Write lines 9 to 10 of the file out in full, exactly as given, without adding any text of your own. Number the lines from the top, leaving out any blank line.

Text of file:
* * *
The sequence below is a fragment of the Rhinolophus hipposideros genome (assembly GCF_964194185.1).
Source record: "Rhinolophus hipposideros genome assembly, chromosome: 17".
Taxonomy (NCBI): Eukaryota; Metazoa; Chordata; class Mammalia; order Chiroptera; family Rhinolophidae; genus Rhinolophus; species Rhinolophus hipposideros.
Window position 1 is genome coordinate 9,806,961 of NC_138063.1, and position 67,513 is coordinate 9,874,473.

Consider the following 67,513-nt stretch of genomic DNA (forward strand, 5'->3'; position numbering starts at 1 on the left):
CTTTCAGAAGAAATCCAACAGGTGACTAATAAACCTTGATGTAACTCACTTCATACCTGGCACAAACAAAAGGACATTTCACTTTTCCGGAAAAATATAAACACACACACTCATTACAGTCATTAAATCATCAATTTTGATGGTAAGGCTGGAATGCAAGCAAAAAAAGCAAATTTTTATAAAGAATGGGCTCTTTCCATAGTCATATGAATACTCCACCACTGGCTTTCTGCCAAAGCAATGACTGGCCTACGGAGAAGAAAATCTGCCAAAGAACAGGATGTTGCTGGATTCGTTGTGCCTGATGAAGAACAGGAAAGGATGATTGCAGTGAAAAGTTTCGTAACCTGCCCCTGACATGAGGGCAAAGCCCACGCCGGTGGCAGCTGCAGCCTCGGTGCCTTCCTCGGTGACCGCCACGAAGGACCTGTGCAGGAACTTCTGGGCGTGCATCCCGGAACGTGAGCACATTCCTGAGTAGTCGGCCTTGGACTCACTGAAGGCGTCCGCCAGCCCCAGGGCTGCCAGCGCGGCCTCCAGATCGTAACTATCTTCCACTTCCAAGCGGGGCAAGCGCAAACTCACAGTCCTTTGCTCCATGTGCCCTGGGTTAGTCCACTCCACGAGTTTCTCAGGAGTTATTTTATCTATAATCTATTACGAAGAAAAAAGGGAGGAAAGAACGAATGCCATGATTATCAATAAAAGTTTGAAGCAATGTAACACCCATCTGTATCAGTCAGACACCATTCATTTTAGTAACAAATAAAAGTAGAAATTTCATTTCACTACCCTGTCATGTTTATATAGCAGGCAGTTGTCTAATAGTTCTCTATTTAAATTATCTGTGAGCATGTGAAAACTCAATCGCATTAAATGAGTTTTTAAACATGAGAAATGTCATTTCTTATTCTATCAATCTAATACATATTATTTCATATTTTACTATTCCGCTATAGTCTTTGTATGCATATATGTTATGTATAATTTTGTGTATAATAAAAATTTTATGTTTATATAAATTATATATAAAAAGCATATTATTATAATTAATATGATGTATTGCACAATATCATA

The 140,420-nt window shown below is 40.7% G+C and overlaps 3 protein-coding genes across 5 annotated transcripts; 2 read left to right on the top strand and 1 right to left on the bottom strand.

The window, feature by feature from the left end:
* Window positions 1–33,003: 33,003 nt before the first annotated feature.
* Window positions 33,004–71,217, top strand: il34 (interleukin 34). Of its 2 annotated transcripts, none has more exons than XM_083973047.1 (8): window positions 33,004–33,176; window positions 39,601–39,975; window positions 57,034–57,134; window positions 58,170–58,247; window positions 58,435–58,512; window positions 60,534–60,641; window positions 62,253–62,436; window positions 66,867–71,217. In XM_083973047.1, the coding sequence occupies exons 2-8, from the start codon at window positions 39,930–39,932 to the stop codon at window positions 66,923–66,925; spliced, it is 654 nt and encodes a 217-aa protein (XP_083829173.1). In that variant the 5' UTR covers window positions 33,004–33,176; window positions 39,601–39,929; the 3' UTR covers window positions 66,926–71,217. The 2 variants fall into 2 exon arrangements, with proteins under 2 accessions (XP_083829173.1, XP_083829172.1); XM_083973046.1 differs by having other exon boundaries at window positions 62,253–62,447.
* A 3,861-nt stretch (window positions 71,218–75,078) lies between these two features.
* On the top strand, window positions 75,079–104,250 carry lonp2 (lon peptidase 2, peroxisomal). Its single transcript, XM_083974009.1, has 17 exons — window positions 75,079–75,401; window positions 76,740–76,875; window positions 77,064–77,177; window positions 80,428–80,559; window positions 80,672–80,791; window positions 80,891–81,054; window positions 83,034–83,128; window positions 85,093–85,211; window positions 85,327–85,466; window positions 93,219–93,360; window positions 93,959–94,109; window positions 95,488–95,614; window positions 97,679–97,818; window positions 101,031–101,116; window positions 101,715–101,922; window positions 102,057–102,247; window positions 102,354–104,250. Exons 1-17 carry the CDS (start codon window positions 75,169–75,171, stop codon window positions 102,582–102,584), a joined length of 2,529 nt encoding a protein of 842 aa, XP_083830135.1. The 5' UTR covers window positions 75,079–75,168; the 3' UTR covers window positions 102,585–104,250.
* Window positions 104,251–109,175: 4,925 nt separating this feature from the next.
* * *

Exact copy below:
* Window positions 1–33,003: 33,003 nt before the first annotated feature.
* Window positions 33,004–71,217, top strand: il34 (interleukin 34). Of its 2 annotated transcripts, none has more exons than XM_083973047.1 (8): window positions 33,004–33,176; window positions 39,601–39,975; window positions 57,034–57,134; window positions 58,170–58,247; window positions 58,435–58,512; window positions 60,534–60,641; window positions 62,253–62,436; window positions 66,867–71,217. In XM_083973047.1, the coding sequence occupies exons 2-8, from the start codon at window positions 39,930–39,932 to the stop codon at window positions 66,923–66,925; spliced, it is 654 nt and encodes a 217-aa protein (XP_083829173.1). In that variant the 5' UTR covers window positions 33,004–33,176; window positions 39,601–39,929; the 3' UTR covers window positions 66,926–71,217. The 2 variants fall into 2 exon arrangements, with proteins under 2 accessions (XP_083829173.1, XP_083829172.1); XM_083973046.1 differs by having other exon boundaries at window positions 62,253–62,447.